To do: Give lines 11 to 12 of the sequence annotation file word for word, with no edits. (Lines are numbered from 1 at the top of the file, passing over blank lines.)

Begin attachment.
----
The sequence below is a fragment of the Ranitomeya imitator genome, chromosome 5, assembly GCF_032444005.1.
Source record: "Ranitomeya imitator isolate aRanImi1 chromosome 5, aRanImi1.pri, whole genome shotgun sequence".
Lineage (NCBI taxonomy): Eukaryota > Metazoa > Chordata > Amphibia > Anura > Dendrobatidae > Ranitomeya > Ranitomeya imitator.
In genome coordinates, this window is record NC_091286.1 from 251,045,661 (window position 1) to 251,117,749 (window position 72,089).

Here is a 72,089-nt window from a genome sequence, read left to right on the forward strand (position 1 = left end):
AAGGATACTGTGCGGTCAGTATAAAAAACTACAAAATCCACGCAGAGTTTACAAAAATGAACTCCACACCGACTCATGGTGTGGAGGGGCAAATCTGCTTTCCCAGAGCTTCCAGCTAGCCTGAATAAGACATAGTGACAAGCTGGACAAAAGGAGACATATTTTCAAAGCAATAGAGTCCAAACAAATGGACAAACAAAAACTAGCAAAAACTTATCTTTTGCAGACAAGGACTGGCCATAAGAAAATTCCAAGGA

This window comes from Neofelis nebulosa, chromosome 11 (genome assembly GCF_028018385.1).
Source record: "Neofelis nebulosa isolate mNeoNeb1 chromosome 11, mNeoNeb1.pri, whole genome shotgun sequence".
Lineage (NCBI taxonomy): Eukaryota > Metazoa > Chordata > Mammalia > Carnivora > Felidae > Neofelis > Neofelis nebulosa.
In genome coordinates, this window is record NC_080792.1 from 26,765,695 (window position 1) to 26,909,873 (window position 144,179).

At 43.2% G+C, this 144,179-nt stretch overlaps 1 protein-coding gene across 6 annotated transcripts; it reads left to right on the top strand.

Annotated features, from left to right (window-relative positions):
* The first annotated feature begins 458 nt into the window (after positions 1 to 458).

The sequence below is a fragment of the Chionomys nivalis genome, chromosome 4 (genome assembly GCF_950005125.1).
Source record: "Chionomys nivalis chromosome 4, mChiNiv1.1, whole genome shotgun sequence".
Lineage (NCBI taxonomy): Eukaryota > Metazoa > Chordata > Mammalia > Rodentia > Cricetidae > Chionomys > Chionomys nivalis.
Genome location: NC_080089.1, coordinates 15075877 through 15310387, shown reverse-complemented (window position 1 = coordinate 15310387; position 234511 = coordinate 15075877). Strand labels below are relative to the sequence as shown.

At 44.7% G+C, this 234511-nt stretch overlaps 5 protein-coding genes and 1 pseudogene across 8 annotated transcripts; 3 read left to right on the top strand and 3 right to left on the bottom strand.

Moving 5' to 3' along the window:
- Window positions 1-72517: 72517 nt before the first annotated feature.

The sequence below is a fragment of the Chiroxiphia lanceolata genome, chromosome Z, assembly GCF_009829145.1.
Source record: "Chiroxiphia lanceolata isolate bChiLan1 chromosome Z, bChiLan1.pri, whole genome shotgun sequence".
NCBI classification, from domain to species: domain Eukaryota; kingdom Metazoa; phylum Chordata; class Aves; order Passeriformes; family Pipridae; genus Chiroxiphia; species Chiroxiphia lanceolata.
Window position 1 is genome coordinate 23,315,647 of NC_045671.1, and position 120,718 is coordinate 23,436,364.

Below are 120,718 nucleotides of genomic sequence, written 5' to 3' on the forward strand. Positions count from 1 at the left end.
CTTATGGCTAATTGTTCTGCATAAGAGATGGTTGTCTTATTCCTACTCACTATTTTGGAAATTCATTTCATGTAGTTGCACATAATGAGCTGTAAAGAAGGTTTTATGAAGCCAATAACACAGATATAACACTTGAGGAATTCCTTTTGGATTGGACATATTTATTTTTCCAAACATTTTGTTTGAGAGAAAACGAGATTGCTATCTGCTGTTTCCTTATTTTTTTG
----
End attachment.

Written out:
At 43.2% G+C, this 144,179-nt stretch overlaps 1 protein-coding gene across 6 annotated transcripts; it reads left to right on the top strand.

Annotated features, from left to right (window-relative positions):